The Craziest Mustang Engine Swaps

The zombie 222 electric mustang
Image via Bloodshed Motors

The Mustang is in a pretty good place right now in terms of engine options. The 2.3L turbo inline four, the mighty 5.0L Coyote V8 in all its variations, and the 5.2L monster that lives under the hood of the GT350 and, supercharged, GT500. Power ranges all the way from 315 HP to a roaring 760 HP. Yet, for some, the standard engines for the Ford Mustang seem a bit mundane.

In the world of modders, as long as there is some way to shoehorn an engine from a totally different car into the front of the ‘Stang and make it work, it will and likely has been done. There are insane build videos out there of modders making a modern Coyote V8 fit into a 69 Fastback, or of an Aston Martin V12 somehow being made to fit into the engine bay in a way that it won’t immediately fall out the bottom.

It is from these insane stories that we have picked five of the craziest engine swaps we could find, and a couple of them you will probably not believe were possible!

Note: We are looking at engine swaps across all the generations of Mustangs, not just the modern 6th and 7th Gen cars

The GulfStang Abomination – 1968 Mustang Coupe

Image via Gulf_Stang_2JZ Instagram

Swapped Engine: 3.0L 2JZ-GTE from the Toyota Supra MK IV

Now, before you start picking up pitchforks and lighting torches, give the GulfStang a chance. Remember, the 1969 and 1970 Mustang did have the 4.1L straight-six as an option, and today they’re considered classics! Built by hardcore Mustang enthusiast Beau Mikelthun, he rescued the decaying body of a 68 Coupe, and got to work doing some light restomodding. During that restomod, however, he found that the engine had deteriorated to the point of being a paperweight only.

He first slotted in a Lima-block 2.3L inline six with a whacking great turbo on it into the car, and while it had plenty of guts, it didn’t really have much punch. In searching for more power, he seriously considered an LS swap, but settled on the 2JZ-GTE because it kept his love of inline-six engines intact. After slotting it in, he decided to paint the car in the 1968 Gulf Le Mans livery colors, and one of the wildest engine-swapped Mustangs was born.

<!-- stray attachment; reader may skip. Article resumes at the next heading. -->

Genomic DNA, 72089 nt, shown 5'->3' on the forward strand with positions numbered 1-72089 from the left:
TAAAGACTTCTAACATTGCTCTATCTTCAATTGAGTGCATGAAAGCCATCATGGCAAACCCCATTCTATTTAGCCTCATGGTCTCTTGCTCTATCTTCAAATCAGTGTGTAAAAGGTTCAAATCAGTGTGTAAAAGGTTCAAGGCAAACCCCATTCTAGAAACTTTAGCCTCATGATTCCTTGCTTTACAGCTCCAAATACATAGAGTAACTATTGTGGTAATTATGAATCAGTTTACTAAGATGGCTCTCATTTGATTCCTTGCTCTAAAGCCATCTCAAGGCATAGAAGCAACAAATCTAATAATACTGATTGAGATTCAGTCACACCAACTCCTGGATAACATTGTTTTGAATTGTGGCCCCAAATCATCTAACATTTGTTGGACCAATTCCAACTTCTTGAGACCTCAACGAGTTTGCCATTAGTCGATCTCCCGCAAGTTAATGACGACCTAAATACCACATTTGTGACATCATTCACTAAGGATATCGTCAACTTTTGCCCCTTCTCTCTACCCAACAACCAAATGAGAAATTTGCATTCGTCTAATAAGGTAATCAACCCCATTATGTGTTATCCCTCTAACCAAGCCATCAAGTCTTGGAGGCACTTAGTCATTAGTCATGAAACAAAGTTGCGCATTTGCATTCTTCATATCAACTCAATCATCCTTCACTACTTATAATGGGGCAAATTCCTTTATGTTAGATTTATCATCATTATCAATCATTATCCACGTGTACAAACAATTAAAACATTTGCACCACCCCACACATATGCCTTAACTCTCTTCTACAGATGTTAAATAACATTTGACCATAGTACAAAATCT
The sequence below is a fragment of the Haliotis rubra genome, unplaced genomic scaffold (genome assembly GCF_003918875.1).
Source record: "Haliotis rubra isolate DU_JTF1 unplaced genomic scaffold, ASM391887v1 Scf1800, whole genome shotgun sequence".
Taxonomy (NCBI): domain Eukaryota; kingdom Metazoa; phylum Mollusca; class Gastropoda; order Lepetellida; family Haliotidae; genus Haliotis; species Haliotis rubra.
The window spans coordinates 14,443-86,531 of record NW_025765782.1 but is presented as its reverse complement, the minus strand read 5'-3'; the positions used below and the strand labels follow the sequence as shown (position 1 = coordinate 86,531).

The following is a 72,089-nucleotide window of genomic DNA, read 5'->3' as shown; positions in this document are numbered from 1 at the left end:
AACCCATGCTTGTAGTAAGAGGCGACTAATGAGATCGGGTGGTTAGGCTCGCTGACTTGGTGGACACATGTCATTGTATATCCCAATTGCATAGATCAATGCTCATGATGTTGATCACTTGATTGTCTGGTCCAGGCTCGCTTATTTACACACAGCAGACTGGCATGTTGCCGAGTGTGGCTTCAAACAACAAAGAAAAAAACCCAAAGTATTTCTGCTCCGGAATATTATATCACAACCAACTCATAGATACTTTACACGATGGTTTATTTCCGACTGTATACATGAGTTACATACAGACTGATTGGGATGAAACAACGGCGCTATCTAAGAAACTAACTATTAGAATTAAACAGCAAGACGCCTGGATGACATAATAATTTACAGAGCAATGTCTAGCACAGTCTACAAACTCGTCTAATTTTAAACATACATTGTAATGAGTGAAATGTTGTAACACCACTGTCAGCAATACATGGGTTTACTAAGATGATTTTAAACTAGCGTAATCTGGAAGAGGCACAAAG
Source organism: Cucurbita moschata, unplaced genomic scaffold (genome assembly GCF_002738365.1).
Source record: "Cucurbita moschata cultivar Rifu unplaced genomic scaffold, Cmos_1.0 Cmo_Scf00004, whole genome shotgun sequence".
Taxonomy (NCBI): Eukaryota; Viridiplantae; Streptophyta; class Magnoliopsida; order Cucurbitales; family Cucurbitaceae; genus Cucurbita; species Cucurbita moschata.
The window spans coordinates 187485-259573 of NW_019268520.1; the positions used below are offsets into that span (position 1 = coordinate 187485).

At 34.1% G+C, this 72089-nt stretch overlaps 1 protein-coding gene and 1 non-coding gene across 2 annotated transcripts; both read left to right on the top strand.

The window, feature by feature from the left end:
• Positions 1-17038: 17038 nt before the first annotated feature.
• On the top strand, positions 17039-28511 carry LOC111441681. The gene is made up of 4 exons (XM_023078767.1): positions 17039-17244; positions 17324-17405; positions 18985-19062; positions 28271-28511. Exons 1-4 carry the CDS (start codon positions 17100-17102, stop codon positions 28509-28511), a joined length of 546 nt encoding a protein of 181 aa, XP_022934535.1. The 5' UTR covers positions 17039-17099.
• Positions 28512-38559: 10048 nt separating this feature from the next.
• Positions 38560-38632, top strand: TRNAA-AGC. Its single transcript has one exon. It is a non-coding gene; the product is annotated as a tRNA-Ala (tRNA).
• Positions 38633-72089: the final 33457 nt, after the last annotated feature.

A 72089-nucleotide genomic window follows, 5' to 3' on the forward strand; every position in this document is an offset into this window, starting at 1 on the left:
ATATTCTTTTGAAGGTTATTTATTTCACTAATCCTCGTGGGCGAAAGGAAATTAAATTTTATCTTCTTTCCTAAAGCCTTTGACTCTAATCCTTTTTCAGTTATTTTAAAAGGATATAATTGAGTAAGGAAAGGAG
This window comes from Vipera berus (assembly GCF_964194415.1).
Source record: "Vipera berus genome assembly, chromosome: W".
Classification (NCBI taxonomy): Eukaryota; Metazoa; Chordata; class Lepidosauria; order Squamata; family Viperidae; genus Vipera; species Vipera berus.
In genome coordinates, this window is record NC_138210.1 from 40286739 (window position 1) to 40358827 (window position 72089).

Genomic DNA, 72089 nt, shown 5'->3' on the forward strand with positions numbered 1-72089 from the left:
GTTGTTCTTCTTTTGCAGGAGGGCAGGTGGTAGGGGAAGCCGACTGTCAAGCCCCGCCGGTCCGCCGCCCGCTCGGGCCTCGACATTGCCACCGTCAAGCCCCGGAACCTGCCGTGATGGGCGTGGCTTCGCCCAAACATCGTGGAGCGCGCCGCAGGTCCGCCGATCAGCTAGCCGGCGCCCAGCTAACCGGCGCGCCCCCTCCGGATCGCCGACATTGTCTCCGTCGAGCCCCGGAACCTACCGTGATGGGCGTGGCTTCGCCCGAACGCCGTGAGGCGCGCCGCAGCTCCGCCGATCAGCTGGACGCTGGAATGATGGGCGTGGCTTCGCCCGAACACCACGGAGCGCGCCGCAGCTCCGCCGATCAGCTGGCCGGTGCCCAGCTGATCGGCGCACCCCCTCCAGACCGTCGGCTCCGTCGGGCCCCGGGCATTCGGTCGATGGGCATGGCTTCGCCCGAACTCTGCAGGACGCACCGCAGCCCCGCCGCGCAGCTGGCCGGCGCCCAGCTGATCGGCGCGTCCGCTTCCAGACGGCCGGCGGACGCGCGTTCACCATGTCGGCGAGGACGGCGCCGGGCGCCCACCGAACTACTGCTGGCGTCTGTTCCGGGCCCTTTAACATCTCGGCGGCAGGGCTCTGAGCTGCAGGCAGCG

Check out the video below for a short review of the car:

The LM-S550 – 2015 Mustang S550

Image via LSX Magazine

Swapped Engine: Chevrolet Small Block 5.3L LM7 Crate Engine

This one grabbed our attention right out of the gate because it’s one of the few LS-powered Mustangs out there with its engine not being donated by a Corvette. Instead, it uses one of the derivative small block V8’s, the LM7 that was introduced in 1999 and lived in the engine bays of things such as the Suburban, Tahoe, and Escalade. Originally giving a decent 295 HP, modder Shane Whalley has taken it way, way beyond that.

The previous owner of the 2015 S550 Mustang wanted to sell the car, but keep the engine and transmission for their own restomod project. Whalley agreed immediately, and he chose the LM7 for one very simple reason: It is insanely tunable on the cheap. 

A Coyote V8 crate engine starts at $10,500, and yes, they can produce some seriously insane power if you build one up. But it’s also very, very expensive to do so. LS parts for builds are highly available, and more importantly, inexpensive. So, with a Garrett GTX4508R turbo mounted, the humble little LM7 is now ripping out 976 HP and 928 lbs-ft of torque… at the rear wheels. 

This is perfectly okay, however, as while Whalley is a fabricator during the day, his evenings and weekends are taken up by professional drift competitions!

Check out the video of his car on the dyno here:

The SmokeStang – 2016 Mustang S550

Swapped Engine: Custom Cummins 6.1L 12-valve straight-six diesel from a Dodge Ram Heavy Duty